One major use of quotes on the command line is to allow blanks in an argument. For example,

> mycommand one two three
has three arguments, but
> mycommand "one two" three
has two. Either single or double quotes can be used for this purpose.

Another use is to prevent the shell from seeing characters that have special meaning. This sometimes works with double quotes and sometimes doesn’t— when in doubt, use single quotes, which always leave everything inside quotes “as is”. If quotes are not used, then special characters have to be “escaped” with a backslash to give them their actual meaning. For example:

> echo this;  [not this]   ***will not work
> echo ’this;  [not this]’  ***ok
> echo this\;\ \ \[not this\]   ***ok 
> echo this is an asterisk * and this isn’t  ***will not work
Quotes are often needed when a file name contains a space:
> cp myfile file two
> cp myfile file\ two
> cp myfile "file two"
> cd ’Program Files"

Shell Variable Substitution

Shell variables can be manipulated in various ways to get what you want. Here are a few examples:

> myfile="/home/dierdorf/myfile.ext"
> echo ${myfile}            prints /home/dierdorf/myfile.ext
> echo ${myfile#*/}         prints home/dierdorf/myfile.ext 
> echo ${myfile##*/}        prints myfile.ext
> echo ${myfile%.*}         prints /home/dierdorf/myfile
> echo ${myfile%%e*}        prints /hom
> echo ${${myfile%%.*}##*/} prints myfile
> echo ${myfile/my/your}    prints /home/dierdorf/yourfile.ext
> echo ${myfile/e/a/a}       prints /homa/diardorf/myfila.axt
The entire list of possibilities is on page 7 of the handout.

Using Logic

In the expression

part1 && part2
part2 is executed only if part1 is true; otherwise it is skipped. (Logical AND)
part1 || part2
causes part2 to be executed only if part1 is false. (Logical OR)
! part1
is true if part1 is false, and vice versa. (Logical NOT)

Anything inside [[ ... ]] is evaluated to be true or false. For example:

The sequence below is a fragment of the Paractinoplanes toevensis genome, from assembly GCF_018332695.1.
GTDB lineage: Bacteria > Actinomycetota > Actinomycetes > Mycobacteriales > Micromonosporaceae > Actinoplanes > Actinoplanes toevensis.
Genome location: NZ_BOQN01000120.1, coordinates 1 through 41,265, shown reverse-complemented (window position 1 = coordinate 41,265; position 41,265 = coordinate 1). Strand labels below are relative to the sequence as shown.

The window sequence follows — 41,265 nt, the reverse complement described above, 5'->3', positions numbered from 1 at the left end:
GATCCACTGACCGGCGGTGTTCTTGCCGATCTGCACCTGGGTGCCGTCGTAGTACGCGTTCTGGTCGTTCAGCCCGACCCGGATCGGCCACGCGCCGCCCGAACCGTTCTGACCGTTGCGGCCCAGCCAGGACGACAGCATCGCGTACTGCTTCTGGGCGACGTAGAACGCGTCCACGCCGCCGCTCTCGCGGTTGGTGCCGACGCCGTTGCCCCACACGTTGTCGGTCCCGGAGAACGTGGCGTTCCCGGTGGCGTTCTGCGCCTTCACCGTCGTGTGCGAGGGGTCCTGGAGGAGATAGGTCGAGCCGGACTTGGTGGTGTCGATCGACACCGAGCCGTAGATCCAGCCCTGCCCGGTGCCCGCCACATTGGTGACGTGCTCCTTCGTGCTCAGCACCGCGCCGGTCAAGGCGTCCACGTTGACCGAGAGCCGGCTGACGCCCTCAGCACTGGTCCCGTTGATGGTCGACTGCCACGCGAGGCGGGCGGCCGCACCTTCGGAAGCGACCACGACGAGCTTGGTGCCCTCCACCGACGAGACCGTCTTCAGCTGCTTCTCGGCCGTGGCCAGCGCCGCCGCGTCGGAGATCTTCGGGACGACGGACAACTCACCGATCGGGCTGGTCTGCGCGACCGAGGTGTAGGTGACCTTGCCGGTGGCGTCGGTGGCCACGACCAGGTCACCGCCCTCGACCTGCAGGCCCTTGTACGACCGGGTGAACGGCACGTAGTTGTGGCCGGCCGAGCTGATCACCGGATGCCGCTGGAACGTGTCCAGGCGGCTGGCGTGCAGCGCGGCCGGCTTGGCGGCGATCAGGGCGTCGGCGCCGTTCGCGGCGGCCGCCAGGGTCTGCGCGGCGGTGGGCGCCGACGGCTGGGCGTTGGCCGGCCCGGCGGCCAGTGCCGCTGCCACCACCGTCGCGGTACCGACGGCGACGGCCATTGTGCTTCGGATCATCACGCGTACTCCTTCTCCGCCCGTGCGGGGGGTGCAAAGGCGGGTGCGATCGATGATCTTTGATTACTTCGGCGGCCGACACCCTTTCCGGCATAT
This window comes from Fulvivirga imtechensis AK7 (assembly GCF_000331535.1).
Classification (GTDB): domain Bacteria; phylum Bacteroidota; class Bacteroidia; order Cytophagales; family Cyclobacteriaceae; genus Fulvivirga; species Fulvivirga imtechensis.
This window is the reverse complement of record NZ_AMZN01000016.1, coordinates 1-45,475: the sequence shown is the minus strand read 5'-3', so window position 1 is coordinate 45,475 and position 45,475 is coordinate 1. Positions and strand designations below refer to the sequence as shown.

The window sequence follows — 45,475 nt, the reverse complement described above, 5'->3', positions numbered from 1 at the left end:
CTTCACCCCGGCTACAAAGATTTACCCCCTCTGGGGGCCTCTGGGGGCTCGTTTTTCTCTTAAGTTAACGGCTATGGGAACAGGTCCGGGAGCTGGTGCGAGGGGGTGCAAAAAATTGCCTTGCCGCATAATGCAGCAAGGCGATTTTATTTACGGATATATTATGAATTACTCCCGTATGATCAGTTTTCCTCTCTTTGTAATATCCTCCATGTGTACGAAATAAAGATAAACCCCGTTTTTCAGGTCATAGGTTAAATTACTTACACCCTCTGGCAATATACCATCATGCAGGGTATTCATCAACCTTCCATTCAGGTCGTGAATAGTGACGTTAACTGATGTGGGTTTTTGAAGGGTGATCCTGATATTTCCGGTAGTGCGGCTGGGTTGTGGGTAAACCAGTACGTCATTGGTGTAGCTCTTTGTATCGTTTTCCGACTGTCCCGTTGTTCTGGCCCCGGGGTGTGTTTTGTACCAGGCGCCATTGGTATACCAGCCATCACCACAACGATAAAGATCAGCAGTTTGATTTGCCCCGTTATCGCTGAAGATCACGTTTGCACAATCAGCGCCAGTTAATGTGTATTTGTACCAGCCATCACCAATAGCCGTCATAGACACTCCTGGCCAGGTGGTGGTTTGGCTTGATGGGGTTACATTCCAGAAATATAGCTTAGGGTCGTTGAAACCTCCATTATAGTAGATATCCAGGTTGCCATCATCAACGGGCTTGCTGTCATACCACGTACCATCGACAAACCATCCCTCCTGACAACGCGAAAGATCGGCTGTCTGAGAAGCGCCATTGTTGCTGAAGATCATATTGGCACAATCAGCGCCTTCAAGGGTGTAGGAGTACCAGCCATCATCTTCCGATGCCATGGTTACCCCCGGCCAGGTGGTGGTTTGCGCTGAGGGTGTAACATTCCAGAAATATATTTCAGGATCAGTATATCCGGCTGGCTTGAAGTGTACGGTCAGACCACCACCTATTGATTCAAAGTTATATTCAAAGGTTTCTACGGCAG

Putting It Together

> cat bin/unhtmlall

#! /bin/bash

shopt -s nullglob

echo "================="
for i  in "$@" 
    [[ ! -e "$i" ]] && continue
    cat "$i" | w3m -T text/html -dump >"${i%.htm*}.txt"
    [[ -d "$dd" ]] && rm -r $dd
    [[ -d "$dd" ]] && rm -r $dd
    echo "$i --> ${i%.htm*}.txt"
rename s/\.txt\././ *.txt
echo "=================="

read -p "Delete all converted files? (yN) ==> " ANS
[[ $ANS == "y" ]] && rm "$@" 

Parentheses, Etc.

The shell has several grouping constructs that can cause major confusion until you figure them out:

[ ... ]
Logical true-false, based on return code of expression(s).
[[ ... ]]
Logical true-false, allows && and ||.
(( ... ))
Numerical evaluation.
{ ... }
Execute as a group in the current shell.
( ... )
Execute as a group in a subshell.
Old way to execute a command and substitute the result.
New and better way to execute a command and substitute the result.

Command Line Helps

In addition to the fundamental job of running other programs on demand, modern shells all provide several other features for the user.

More, More, More

Most people customize their shell, selecting the prompt style they like, adding aliases, and setting options to change the default behavior. These customizations are normally in the file .bashrc (or .zshrc) in the user’s home directory. The number of settings is mind-boggling, and much too complex to go into here. The only one you need is adding ~/bin to PATH, as shown above. If you want to change things, here are some sources:

Last modified: Tue Aug 14 20:45:25 CDT 2012